Rice Lake

Yesterday marked the end of daylight savings time here in Vancouver. A precious extra hour over the weekend is akin to winning the lottery.

Very exciting time!

Not only that, but the rain finally stopped and we awoke to beautiful blue skies and sunshine. My heart was singing!

To take advantage of the weather, my boyfriend and I decided to go for a leisurely walk around Rice Lake trail in the Lower Seymour Conservation Reserve in nearby North Vancouver. The walk is approximately 3km long and takes just under an hour without too many stops along the way.

The trail starts not far from the parking lot. The first thing we came upon was the Rice Lake Gate, used by service vehicles and park staff. There’s also an information centre which, from what I could see peeking in a window, offers maps of the various trails in the area.

I thought that this was a neat feature. Rain water runs off the roof into the eave, then down the down the downspout into a tank. See the faucet? And the metal dog water bowl sitting in the grass? Genius.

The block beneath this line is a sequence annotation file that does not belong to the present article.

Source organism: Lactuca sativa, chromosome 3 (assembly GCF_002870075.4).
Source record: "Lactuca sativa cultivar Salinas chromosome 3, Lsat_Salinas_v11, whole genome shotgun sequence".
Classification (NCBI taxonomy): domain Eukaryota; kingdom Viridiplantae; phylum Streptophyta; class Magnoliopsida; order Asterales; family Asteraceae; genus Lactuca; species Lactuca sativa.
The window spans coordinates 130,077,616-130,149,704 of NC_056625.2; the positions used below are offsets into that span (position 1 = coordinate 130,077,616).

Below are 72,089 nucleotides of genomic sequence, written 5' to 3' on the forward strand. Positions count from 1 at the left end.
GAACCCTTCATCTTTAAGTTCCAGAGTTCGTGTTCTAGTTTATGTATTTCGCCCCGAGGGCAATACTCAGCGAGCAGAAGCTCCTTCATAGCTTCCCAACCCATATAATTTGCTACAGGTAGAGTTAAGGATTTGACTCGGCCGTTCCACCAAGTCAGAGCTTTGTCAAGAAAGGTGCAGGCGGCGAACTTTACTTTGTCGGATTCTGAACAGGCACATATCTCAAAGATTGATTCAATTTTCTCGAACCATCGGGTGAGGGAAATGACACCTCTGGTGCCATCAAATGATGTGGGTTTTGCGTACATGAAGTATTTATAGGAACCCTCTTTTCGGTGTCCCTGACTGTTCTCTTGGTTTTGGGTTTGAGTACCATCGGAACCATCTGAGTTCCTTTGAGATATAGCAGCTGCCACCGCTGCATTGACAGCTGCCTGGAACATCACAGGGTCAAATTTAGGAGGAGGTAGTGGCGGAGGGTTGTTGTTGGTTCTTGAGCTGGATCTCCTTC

As we walked into the forest I was in awe of the height of the old trees. They seemed to climb forever.

We then came across this neat old log flume, which would have been used with rushing water to easily move shingle bolts out of the forest down to the shore of nearby Burrard Inlet.

It’s hard to tell but these roots were tall. As in “taller than people” tall.

Our first view of Rice Lake. She’s a beauty.

Rice Lake is an urban fishery, stocked with 5000 catchable rainbow trout each year by the Freshwater Fisheries Society of British Columbia (BC).

Those feeling so inclined can sit on the wharf and fish – providing you’re in possession of a valid BC Freshwater Fishing license. The maximum take-home count is 2 fish per person, per day.

As I mentioned, Vancouver weather has been pretty gross lately. Lots and lots of rain. #raincouver

Parts of the trail were still wet and squishy.

Most of the trail was in the forest, which was lovely. Every peek we saw of the lake itself was an added bonus to the already gorgeous scenery.

I loved the hairy moss covering many of the trees.

We also came across a memorial site honouring those on board a flight that disappeared in 1947. Searches of the area turned up nothing, but almost 50 years later the wreckage was discovered on nearby Mount Elsay.

I found an interesting article which includes an interview with a nephew of one of the victims.

May their souls be resting in peace.

Rice Lake trail is a wonderful escape from city life, and we look forward to returning.

– Marla

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We’re Marla and Stephanie, two friends separated by a 12 hour drive but not much else. We love to travel. We also love food.

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